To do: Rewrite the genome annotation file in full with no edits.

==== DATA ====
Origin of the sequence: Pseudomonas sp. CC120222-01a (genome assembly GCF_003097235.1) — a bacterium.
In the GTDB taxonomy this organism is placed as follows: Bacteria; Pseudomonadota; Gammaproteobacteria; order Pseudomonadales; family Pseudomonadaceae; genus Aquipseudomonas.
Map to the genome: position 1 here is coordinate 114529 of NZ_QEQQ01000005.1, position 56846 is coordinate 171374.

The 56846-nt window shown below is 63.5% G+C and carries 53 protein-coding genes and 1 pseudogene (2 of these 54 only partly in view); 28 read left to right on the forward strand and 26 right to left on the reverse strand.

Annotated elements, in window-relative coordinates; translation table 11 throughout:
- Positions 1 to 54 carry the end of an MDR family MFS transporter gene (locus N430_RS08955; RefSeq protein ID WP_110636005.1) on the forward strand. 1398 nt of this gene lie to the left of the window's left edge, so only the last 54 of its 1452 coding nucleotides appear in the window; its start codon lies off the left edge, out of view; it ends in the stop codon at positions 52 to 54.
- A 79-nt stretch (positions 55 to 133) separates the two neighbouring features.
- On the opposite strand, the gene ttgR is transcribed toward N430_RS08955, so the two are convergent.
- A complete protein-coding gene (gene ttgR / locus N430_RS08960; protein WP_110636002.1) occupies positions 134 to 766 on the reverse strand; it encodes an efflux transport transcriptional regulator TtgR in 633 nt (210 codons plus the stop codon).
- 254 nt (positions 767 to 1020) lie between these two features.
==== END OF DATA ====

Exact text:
Origin of the sequence: Pseudomonas sp. CC120222-01a (genome assembly GCF_003097235.1) — a bacterium.
In the GTDB taxonomy this organism is placed as follows: Bacteria; Pseudomonadota; Gammaproteobacteria; order Pseudomonadales; family Pseudomonadaceae; genus Aquipseudomonas.
Map to the genome: position 1 here is coordinate 114529 of NZ_QEQQ01000005.1, position 56846 is coordinate 171374.

The 56846-nt window shown below is 63.5% G+C and carries 53 protein-coding genes and 1 pseudogene (2 of these 54 only partly in view); 28 read left to right on the forward strand and 26 right to left on the reverse strand.

Annotated elements, in window-relative coordinates; translation table 11 throughout:
- Positions 1 to 54 carry the end of an MDR family MFS transporter gene (locus N430_RS08955; RefSeq protein ID WP_110636005.1) on the forward strand. 1398 nt of this gene lie to the left of the window's left edge, so only the last 54 of its 1452 coding nucleotides appear in the window; its start codon lies off the left edge, out of view; it ends in the stop codon at positions 52 to 54.
- A 79-nt stretch (positions 55 to 133) separates the two neighbouring features.
- On the opposite strand, the gene ttgR is transcribed toward N430_RS08955, so the two are convergent.
- A complete protein-coding gene (gene ttgR / locus N430_RS08960; protein WP_110636002.1) occupies positions 134 to 766 on the reverse strand; it encodes an efflux transport transcriptional regulator TtgR in 633 nt (210 codons plus the stop codon).
- 254 nt (positions 767 to 1020) lie between these two features.